In the Natural Social Contract, I reject the term "self-owner" (because it implies that humans can be owned) and use the term "self-master" in its place. The term "master" is also closer in meaning to my viewpoint described above. Furthermore, I only use the term "self-ownership" once in the DOII, and in annotation 39) I specifically reject any "right" to it as follows:

"As the Declarer, it is my human nature in reality which causes me to be a self-sovereign individual, not any so-called "right". I have no "claim" or "right" to self-ownership. I simply have it, by nature, whatever anyone else thinks or does! All that I am asking is that others understand and accept this fact of reality. I am also asking that others understand and accept that I will best produce for our mutual benefit if they also acknowledge my ownership, use, and control of the products of my body and my mind."

That is what the Natural Social Contract is all about. It precisely defines the understanding of the minimal set of compossible meta-needs, and enables the executioner to certify acceptance of them.

Hence, even if you don't use the term "right" very often, it is implicit throughout your fundamental terminology.

I think that I have now explained why this is incorrect. It is only you who is embedded in the "rights" tradition who is reading it into all my terminology. I maintain that there is nothing in my terminology which necessarily implies the existence of "rights".

This is because I think that there is an additional and more fundamental problem with the whole notion of "rights" which makes it an obfuscating and unfruitful idea. The concept of "rights" essentially reverses cause and effect - the actions of the individual and the actions of others. If I wish to maximize my potential for lifetime happiness in a social context, it is that behavior towards others by me which will best ensure that they will aid me to achieve my own individual purposes, that I need to ascertain and to act in accord with, not their behavior towards me, over which I have no direct control at all! It does me little good to declare "I have rights!", because that act (really of asking others to give me a kind of "entitlement") does little to convince others that it is in their best interest to not violate me.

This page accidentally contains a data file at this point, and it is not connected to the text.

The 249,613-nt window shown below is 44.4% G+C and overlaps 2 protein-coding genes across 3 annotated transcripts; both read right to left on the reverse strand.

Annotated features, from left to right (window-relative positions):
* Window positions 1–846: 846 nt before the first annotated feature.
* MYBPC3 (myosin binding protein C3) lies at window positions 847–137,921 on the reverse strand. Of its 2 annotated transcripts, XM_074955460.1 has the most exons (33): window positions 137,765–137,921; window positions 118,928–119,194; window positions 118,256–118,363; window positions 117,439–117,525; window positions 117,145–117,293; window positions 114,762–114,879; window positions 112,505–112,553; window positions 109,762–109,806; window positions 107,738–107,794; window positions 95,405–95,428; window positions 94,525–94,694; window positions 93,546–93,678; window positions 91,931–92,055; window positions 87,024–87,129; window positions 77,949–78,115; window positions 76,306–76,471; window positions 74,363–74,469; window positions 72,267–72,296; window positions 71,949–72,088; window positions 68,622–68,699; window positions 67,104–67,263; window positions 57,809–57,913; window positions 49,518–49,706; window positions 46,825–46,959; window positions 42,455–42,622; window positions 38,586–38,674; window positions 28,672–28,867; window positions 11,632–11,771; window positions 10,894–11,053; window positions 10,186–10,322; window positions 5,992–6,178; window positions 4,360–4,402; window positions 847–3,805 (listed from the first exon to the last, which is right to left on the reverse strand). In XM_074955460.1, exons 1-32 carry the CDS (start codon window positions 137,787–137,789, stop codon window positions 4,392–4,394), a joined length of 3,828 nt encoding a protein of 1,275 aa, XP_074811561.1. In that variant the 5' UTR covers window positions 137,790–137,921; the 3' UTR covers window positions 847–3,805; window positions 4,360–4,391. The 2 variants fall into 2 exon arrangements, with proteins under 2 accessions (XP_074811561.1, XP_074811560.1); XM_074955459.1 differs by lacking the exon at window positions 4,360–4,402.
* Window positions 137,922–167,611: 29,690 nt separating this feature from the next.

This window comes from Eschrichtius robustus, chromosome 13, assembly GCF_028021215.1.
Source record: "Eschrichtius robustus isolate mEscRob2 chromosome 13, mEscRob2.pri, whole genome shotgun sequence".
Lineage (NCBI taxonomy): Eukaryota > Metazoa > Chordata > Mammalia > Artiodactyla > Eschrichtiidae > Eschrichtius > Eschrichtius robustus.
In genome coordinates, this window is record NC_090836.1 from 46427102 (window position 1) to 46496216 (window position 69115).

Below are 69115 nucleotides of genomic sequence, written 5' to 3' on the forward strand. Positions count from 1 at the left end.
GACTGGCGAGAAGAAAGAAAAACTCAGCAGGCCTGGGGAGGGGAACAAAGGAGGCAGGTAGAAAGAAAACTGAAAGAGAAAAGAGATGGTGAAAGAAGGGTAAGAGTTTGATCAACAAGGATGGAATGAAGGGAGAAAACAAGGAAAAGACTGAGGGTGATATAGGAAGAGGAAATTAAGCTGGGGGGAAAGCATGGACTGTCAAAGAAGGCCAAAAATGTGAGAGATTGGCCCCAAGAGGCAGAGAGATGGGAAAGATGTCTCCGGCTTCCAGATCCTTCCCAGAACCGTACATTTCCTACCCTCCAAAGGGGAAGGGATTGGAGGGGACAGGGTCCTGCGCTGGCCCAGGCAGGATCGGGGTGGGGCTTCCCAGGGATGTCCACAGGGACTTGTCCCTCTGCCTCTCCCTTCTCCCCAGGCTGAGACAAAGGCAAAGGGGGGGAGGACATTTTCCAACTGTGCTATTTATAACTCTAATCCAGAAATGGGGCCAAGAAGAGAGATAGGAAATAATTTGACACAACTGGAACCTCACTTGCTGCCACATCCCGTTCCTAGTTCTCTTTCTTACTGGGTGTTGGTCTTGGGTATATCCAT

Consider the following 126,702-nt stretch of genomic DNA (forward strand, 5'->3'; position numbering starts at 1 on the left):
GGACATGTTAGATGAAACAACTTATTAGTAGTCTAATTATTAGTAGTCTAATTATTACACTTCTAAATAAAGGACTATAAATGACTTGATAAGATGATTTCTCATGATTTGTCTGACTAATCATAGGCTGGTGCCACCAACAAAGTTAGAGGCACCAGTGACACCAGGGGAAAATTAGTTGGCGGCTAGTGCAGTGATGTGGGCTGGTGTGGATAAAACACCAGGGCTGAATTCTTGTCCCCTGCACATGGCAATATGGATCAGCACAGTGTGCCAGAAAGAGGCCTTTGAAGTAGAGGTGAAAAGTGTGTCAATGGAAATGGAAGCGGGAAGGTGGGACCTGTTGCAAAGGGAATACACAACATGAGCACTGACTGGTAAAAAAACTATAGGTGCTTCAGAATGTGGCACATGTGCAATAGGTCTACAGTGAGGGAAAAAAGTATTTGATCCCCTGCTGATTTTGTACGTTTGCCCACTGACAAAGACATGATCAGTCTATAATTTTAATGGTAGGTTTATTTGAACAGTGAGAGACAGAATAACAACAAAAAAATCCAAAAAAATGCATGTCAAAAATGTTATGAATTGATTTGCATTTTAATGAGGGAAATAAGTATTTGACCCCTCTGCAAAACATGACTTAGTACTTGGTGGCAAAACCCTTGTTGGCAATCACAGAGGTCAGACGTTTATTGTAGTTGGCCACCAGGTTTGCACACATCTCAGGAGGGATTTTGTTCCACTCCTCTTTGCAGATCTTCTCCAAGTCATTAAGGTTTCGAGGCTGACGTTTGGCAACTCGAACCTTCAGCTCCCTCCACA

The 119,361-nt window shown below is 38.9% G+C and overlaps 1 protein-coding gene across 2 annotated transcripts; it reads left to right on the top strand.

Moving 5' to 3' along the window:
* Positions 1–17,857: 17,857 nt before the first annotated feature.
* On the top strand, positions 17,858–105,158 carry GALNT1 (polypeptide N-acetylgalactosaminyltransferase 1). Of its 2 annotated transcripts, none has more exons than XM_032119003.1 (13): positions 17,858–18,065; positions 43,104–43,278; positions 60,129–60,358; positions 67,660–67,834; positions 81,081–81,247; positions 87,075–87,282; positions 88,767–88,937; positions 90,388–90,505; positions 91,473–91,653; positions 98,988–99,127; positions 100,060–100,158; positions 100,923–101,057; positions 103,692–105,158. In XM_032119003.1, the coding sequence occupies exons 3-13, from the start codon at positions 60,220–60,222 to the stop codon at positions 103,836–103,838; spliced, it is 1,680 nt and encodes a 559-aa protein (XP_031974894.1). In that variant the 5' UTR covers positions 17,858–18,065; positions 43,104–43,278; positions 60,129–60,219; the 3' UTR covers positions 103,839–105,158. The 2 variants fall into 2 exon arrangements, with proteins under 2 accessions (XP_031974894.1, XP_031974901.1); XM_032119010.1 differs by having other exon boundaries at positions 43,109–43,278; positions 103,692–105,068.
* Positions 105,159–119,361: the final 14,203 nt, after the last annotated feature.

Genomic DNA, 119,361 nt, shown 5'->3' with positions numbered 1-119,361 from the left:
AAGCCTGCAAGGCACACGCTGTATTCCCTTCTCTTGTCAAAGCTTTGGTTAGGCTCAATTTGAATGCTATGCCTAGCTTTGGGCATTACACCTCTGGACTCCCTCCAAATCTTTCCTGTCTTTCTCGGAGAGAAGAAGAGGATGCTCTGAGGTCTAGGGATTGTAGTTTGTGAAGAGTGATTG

I note that you had no response to the arguments within the first sentences of the above paragraph. All that you could do was to "stab" at the use of the word "entitlement" in the last sentence which was not the major part of the argument but was merely illustrative.

Here you seem to reject the notion of entitlement. Yet in your DOII you specifically state that such a social contract requires, at the least, that each executor accepts the entitlement of each other executor to self-ownership. I therefore don't understand how you reconcile your repudiation of entitlements in the annotations with your call for an acceptance of entitlements in the DOII.

Fair enough, I can understand your confusion. However, the difference is actually quite straight forward. By invoking "rights" one is demanding entitlements as a moral claim without bothering to give the full reasons. It is like saying to a child: "Don't ask why, just do as I tell you because I say so!" Rights are an authoritative, commanding, imperative approach. Whereas entitlements by contract are an explained, reasoned and negotiated approach to cooperative social interaction. I have changed the text in the above to make this clearer. It now reads:
"It does me little good to declare "I have rights!", because that act of demanding some concessions from others does little to convince them that it is in their best interest to not violate me."

Your gloss on rights confuses two levels of analysis. Your ability to control the behavior of others is a practical matter, one that has nothing directly to do with the theoretical justification of rights. Suppose you fail to convince a thug that he should not beat you up and take your money. Your failure in this regard has no bearing on the issue of whether his violence towards you was just or unjust.